A centrally placed opening in the north hedge of the Pond Garden leads to the Seat Garden, a further square area enclosed by yew hedges. Stone bench seats are placed at the central points of the east and west sides of the garden, while box-edged quadrant borders at the corners of the garden are planted with mature specimen Arbutus bushes and lavender. While the Arbutus date from the early C20 planting scheme, the corner beds were laid out in 2001 (ibid). From the Seat Garden a further opening leads north to the Croquet Lawn, a rectangular enclosure bordered to the east and west by yew hedges, and to the north by the south facade of the house. Specimen trees are planted at the corners of the lawn while a border below the south facade of the house, separated from the lawn by a western extension of the flagged walk in the Main Border, is planted to a late C20 scheme inspired by Henry Lyte's Niewe Herball (1578). A reciprocal vista extends south from the oriel window on the south facade of the house through the Croquet Lawn, Seat Garden, and Pond Garden; this was formed in the late 1960s with the advice of Graham Stuart Thomas (guidebook). At the north-west corner of the lawn a recess planted with three specimen Irish yews is backed by a stone wall partly screened by a box hedge. A timber doorway set in a stone arch in this wall leads west to the Private Gardens.
The Private Gardens comprise a group of enclosures at the south-west corner of the house and below the west facade. Immediately beyond the doorway from the Croquet Lawn, a stone-flagged area enclosed by a wall to the south and yew hedges and specimen shrubs to the west leads in turn to a small sunken garden enclosed to the east, south, and west by planted drystone walls and specimen shrubs, with a stone urn forming a focal point to the south. An opening in the west side of the sunken garden leads to a grass walk bordered to the north and south by clipped beech hedges. To the south, and screened by the hedge, is a tennis court and mid C20 swimming pool. A wet ditch to the south of the tennis court and swimming pool is planted as a bog garden and separates this area from the Vase Garden. To the north of the Beech Walk, an approximately square area of lawn surrounds a central stone column surmounted by a vase finial which is planted with Clematis. The lawn takes the place of an early C20 rose garden comprising diamond-shaped box-edged beds radiating from the central column (CL 1947).
The stone-flagged walk which extends the length of the south facade of the house returns below the west facade, separating borders below the walls from a rectangular panel of lawn; the walk is terminated to the north by a doorway leading to the stable and service court. A further flagged walk extends west from the door in the west facade, dividing the grass panel and leading to a flight of stone steps which descends to the Parterre. The Parterre is separated from the upper terrace by a stone wall, while the steps are flanked by low stone piers surmounted by lead vase finials. Further lead finials are placed at the north and south ends of this wall. The Parterre is laid out to a symmetrical plan and comprises four L-shaped stone-edged borders planted with roses and specimen shrubs; these are separated from a central square box-edged bed planted with a central weeping silver pear by stone-flagged walks. This specimen tree takes the place of a carved stone baluster ornament shown in late C20 photographs (CL 1982). To the north and south the central parterre is adjoined by rectangular grass panels surrounded by low box hedges, the corners of which are marked by topiary ball finials. The Parterre is enclosed to the north by a privet hedge and shrub border, and to the west by a further privet hedge. A wrought-iron gate set on the central axis of the parterre allows views west to the park.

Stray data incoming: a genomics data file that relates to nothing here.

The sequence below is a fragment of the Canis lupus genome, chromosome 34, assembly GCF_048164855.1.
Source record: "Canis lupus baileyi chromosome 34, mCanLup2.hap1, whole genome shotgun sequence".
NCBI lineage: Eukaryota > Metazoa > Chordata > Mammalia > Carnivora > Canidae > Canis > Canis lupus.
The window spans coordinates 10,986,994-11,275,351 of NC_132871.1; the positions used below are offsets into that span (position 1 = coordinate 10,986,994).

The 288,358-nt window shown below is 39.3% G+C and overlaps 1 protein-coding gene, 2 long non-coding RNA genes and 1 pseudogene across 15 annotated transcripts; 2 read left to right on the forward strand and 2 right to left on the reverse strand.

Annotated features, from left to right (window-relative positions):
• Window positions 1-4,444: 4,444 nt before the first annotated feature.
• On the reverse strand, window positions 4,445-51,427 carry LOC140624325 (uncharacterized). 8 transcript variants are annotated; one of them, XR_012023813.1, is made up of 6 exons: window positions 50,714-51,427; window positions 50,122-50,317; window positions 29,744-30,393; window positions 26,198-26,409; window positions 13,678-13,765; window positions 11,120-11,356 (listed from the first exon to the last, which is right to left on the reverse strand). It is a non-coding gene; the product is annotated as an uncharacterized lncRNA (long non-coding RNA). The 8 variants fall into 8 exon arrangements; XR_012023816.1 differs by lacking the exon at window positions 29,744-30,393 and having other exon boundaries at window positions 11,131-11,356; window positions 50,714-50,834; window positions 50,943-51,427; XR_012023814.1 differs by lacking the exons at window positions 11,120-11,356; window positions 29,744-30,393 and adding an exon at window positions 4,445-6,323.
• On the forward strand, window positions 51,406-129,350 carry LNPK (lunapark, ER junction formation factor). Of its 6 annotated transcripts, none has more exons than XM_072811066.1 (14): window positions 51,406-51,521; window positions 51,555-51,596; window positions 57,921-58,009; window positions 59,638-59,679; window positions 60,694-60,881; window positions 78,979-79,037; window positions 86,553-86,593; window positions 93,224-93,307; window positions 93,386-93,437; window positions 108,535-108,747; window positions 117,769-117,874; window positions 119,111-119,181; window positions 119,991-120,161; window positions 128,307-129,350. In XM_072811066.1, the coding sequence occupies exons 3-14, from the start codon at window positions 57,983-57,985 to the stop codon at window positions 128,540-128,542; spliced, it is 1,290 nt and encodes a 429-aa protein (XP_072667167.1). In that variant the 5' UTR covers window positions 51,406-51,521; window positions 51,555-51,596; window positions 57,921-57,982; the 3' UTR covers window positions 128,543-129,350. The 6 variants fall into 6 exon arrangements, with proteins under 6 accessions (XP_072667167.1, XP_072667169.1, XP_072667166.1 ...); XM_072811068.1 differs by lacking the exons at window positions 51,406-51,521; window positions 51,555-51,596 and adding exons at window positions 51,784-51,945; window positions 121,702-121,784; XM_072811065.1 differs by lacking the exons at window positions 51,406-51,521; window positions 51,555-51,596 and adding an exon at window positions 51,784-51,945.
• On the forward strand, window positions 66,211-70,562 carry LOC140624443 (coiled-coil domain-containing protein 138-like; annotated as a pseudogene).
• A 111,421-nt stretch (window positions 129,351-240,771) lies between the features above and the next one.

The formal gardens were laid out in their present form by Sir Walter and Lady Jenner after they acquired Lytes Cary in 1907 on a site which had reverted to agricultural or productive cultivation after 1755. It has been suggested that the form of the Raised Walk relates to a surviving C16 feature (Bond 1998), but this is uncertain. Following the bequest of the property to the National Trust in 1948, various changes were made to the planting of the gardens with the advice of Graham Stuart Thomas, while in the late 1960s the south vista through the Croquet Lawn, Seat Garden, and Pond Garden was opened-up by forming openings in the surrounding yew hedges (guidebook). In the late C20 further refinements were made to the planting scheme by the Trust's tenants, Mr and Mrs Jeremy Chittenden.
PARK The park lies to the west and north of the house and formal gardens, with a further area of ornamental paddock to the east of the house. The park slopes gently from south-east to north-west and undulates, reflecting the site of a medieval village and Roman villa (Scheduled Ancient Monument). The park is planted with groups of trees, with a mixed plantation on a knoll c 300m south-west of the house forming a prominent feature. Further groups of mature trees serve to frame vistas north-west towards Hally Hill, and to screen the buildings of Cook's Cary Farm to the west of the park. There are further views north towards Charlton Mackrell church.
The paddock to the east of the house and Apostles' Garden contains an early C20 water tank designed in the form of an C18 dovecote which serves as an eyecatcher from the house and garden. The vista towards the 'dovecote' is framed by an avenue of mid C20 horse chestnuts, which extends c 20m east beyond the structure as an avenue of early C20 limes.
The park and paddock form part of the scheme laid out by Sir Walter and Lady Jenner from 1907, which was intended to form an appropriate setting for the restored and extended manor house.
Country Life, 102 (18 July 1947), pp 128-31; (25 July 1947), pp 178-81; (1 August 1947), pp 228-31; 172 (2 September 1982), pp 634-6 N Pevsner, The Buildings of England: South and West Somerset (1958), pp 228-9 Victoria History of the County of Somerset III, (1974), pp 100-01 J Bond, Somerset Parks and Gardens (1998), pp 147-8 Lytes Cary, guidebook, (National Trust 2001)
Maps OS 6" to 1 mile: 2nd edition published 1904
Illustrations J C Bucker, drawings of Lytes Cary, 1835 (National Trust)
Archival items Photographs of Lytes Cary, late C19 and early C20 (National Trust)
Description written: November 2002 Register Inspector: JML Edited: May 2004
The contents of this record have been generated from a legacy data system.
- Legacy System number:
- Legacy System:
- Parks and Gardens
This garden or other land is registered under the Historic Buildings and Ancient Monuments Act 1953 within the Register of Historic Parks and Gardens by Historic England for its special historic interest.
End of official listing